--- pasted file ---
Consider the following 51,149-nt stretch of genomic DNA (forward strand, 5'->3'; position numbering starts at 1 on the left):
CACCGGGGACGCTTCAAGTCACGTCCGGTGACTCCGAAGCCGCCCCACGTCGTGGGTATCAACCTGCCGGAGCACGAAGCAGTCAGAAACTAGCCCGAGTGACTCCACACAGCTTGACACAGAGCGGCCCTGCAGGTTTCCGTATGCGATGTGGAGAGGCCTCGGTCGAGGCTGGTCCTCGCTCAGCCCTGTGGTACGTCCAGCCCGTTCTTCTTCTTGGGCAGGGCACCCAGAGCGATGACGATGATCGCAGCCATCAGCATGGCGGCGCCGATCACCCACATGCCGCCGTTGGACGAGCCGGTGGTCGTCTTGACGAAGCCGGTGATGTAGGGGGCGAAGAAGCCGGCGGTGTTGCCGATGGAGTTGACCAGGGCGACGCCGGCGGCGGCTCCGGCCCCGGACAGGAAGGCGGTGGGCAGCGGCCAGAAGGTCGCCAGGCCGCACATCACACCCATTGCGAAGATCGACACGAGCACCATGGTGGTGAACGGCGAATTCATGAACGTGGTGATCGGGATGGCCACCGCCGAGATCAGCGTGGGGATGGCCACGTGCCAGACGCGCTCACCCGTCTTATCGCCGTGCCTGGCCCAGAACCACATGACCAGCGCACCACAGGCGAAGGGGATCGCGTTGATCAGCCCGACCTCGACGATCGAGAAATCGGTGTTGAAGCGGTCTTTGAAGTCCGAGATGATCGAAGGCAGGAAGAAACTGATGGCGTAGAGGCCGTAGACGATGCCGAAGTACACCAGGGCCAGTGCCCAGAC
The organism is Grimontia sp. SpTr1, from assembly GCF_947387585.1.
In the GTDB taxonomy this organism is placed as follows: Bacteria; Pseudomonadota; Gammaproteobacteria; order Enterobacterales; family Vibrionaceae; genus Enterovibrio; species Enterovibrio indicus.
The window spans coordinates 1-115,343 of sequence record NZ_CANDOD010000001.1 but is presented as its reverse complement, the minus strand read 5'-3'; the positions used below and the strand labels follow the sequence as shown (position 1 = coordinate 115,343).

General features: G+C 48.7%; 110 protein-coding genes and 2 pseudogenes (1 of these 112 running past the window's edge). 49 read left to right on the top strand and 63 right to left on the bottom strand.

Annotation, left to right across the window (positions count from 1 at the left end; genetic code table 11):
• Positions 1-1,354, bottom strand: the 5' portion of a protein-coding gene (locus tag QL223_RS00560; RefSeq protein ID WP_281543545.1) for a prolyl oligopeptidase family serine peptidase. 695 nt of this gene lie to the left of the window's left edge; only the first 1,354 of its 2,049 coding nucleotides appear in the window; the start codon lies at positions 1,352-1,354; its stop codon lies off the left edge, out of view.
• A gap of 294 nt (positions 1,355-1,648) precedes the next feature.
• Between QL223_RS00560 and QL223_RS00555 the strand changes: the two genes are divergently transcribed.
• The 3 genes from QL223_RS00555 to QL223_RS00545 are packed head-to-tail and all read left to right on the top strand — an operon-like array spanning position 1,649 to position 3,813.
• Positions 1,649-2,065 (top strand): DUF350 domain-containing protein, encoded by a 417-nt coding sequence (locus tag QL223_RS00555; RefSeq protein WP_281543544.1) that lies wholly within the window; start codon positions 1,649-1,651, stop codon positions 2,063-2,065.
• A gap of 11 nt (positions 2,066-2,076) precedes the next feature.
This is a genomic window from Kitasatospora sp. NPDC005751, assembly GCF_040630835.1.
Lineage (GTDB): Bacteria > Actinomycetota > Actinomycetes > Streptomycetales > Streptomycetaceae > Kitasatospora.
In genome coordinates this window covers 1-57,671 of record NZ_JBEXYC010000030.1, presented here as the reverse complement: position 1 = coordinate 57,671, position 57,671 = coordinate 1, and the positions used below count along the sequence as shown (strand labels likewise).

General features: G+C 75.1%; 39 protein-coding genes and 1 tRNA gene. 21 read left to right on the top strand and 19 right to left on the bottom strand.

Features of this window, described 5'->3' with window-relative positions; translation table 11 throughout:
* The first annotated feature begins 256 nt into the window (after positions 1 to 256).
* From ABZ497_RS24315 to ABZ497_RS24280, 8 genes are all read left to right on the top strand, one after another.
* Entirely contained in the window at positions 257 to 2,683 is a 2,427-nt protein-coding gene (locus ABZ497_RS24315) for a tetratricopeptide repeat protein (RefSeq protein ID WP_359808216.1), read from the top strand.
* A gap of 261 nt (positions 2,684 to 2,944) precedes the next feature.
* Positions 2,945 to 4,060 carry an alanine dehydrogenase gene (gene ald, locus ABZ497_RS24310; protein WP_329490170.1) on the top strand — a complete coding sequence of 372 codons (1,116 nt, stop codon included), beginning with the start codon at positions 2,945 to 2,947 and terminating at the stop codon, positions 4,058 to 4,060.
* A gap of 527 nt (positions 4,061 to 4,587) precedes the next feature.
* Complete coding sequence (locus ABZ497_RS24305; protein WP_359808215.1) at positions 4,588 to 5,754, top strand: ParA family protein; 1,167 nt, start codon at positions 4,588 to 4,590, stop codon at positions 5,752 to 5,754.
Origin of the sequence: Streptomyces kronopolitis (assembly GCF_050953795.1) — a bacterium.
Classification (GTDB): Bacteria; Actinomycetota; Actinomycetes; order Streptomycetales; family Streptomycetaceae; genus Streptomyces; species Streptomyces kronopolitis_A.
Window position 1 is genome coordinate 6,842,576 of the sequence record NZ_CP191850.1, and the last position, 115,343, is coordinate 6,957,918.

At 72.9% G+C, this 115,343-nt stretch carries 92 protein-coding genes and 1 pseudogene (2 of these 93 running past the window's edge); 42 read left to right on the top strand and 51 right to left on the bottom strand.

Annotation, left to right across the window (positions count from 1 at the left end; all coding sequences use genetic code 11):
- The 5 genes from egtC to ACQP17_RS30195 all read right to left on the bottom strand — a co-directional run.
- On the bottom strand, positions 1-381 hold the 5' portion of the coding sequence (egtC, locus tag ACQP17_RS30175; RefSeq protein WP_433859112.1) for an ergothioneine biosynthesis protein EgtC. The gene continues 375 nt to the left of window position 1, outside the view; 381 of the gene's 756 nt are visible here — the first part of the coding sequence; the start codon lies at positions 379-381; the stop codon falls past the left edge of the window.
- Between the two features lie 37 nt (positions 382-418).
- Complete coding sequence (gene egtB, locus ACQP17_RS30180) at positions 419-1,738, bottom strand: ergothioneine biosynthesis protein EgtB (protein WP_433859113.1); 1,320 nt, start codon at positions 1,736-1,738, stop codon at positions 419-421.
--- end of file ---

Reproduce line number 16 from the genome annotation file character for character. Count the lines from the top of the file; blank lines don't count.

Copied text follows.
In genome coordinates this window covers 1-57,671 of record NZ_JBEXYC010000030.1, presented here as the reverse complement: position 1 = coordinate 57,671, position 57,671 = coordinate 1, and the positions used below count along the sequence as shown (strand labels likewise).